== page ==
Omemee, North Dakota
Omemee was founded in 1887 within the Willow Vale Township. The town was named after Omemee, Ontario, Canada, home of the town’s first postmaster. The town was officially incorporated in 1902. In 1906, the North Dakota Department of Agriculture and Labor reported that Omemee was the fourth largest town in the county with a population of 650 residents.
After the town was founded, a post office began operations in 1890. Not long after the post office was established, the town was home to several general stores, banks, hotels, a school, a restaurant, a local newspaper, and even an opera house. The town was the only one in the state to have a brass band of 22 members, including a saxophone quartette. Being located at the junction of two major railways, Omemee was predicted the town would flourish and become a railway center.
However, the prediction was wrong, and the town never witnessed the anticipated population boom. Throughout the 1910s, Omemee was a railroad hub at the junction of the Soo Line Railroad and the Great Northern Railway, but the population was reduced to 332.
Bottineau and Willow City, two larger cities than Omemee, dominated the region in trade and business. Farmers were familiar with the larger towns and became accustomed to doing business there, bypassing Omemee. The town slowly started to fall apart. The post office closed in 1967. By the time of the 1990 census report, Omemee had been disincorporated with a population of zero. All that is left to see in the former town are the ruins of two buildings and an abandoned electric line. In Bottineau, the Omemee town bell is on display at the Bottineau County Historical Museum.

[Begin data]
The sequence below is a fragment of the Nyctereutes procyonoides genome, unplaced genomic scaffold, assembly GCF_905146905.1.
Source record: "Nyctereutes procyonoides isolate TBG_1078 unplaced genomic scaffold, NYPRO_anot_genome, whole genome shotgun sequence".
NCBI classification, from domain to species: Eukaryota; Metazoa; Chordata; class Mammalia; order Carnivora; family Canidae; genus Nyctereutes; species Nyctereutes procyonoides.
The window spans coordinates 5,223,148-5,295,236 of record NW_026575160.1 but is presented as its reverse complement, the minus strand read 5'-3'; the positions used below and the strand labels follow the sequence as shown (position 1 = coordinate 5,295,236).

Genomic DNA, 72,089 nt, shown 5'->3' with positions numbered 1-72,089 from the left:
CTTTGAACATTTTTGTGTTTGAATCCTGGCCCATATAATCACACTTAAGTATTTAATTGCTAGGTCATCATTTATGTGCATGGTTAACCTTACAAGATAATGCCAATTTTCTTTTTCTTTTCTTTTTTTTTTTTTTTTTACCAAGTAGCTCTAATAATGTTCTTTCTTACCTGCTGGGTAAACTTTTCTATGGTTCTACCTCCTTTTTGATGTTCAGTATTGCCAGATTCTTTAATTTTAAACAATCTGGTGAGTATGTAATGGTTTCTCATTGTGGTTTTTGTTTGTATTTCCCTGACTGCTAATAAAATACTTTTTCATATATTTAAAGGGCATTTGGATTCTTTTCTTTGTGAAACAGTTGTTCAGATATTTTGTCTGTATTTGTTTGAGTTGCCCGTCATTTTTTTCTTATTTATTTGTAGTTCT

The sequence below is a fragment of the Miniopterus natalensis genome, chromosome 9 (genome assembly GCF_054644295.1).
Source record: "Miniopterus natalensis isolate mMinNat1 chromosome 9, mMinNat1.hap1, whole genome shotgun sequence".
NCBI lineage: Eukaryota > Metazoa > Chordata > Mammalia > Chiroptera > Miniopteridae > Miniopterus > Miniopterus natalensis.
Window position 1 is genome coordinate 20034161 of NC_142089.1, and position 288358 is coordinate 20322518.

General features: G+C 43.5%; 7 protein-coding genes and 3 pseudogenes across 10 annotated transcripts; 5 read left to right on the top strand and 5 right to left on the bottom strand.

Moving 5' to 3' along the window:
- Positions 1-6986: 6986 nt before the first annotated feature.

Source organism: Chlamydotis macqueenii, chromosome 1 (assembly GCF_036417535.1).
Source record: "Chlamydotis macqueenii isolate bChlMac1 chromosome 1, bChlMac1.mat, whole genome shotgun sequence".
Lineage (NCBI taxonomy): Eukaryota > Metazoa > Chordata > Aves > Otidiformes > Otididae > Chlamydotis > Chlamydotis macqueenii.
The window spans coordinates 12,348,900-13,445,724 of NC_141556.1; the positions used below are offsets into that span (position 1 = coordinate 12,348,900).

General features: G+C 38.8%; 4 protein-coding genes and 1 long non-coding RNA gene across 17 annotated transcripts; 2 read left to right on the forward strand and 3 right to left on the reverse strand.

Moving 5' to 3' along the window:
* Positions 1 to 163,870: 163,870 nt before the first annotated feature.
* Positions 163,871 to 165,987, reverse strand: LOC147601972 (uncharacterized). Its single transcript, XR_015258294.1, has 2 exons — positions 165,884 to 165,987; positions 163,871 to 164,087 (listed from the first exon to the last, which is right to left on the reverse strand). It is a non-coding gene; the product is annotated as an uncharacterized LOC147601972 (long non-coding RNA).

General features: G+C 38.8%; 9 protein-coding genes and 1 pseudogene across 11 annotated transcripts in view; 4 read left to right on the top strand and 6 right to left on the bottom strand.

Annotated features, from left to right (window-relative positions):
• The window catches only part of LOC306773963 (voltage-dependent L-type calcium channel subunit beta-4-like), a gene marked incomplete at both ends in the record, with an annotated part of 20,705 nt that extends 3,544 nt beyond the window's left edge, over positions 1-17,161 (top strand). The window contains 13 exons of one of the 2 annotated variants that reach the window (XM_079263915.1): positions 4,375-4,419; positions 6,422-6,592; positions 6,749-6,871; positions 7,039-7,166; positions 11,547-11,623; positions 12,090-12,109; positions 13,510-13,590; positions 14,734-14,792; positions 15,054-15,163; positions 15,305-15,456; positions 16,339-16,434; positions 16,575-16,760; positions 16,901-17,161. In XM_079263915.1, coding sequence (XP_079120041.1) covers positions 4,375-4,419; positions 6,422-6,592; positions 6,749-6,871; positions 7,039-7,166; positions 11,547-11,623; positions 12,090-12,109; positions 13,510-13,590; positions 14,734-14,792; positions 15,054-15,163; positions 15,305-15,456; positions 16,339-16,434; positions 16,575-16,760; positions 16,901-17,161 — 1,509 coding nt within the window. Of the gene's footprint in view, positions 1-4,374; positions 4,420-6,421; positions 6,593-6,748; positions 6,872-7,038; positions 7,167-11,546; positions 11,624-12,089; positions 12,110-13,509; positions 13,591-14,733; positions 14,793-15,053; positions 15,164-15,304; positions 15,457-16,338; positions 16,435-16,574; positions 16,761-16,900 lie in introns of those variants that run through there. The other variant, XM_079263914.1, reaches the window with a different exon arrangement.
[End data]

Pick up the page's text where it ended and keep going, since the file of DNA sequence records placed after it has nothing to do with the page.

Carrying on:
Sherbrooke, North Dakota
Sherbrooke, the present-day ghost town, was once the county seat of Steele County from 1885 to 1919. Founded in 1884, Sherbrooke was named after Sherbrooke, Quebec, Canada. The Sherbrooke House Hotel was purchased in 1893 by Washington Warrey, a Steele County judge who served from 1894 to 1905. The hotel was a well-known and essential part of the community, with records showing President William McKinley had even stayed at the hotel in 1896.
When Steele County residents voted to move the county seat from Sherbrooke to Finley in 1918, the town began its downfall. Sherbrooke was deemed an unfavored location for the county seat since it did not sit near a railway or river for easy access. The town of Finley received the most votes for accessibility. A petition to the Supreme Court was unsuccessful, and Finley took the county seat in 1919. Sherbrooke had lost its fame, and residents began to move away until the town was ultimately abandoned. Not much remains to be seen where the town once thrived.
Sims, North Dakota
Sims, North Dakota, was founded in 1883 as a coal mining town and brick supplier. Located in Morton County, the town reached a population of more than 1,000 residents at its peak. The mining town had several residences, general stores, a Scandinavian Lutheran Church, and a post office that opened in 1883, the same year the town was established.
The town’s population frequently fluctuated from 1,000 at its peak to 86 in 1910 and back up to 98 in 1940. The post office ceased operations in 1947 as the town was continuously declining, work was becoming increasingly limited, and residents were moving to other areas where work was available. The last permanent resident to leave Sims was in the early 2000s.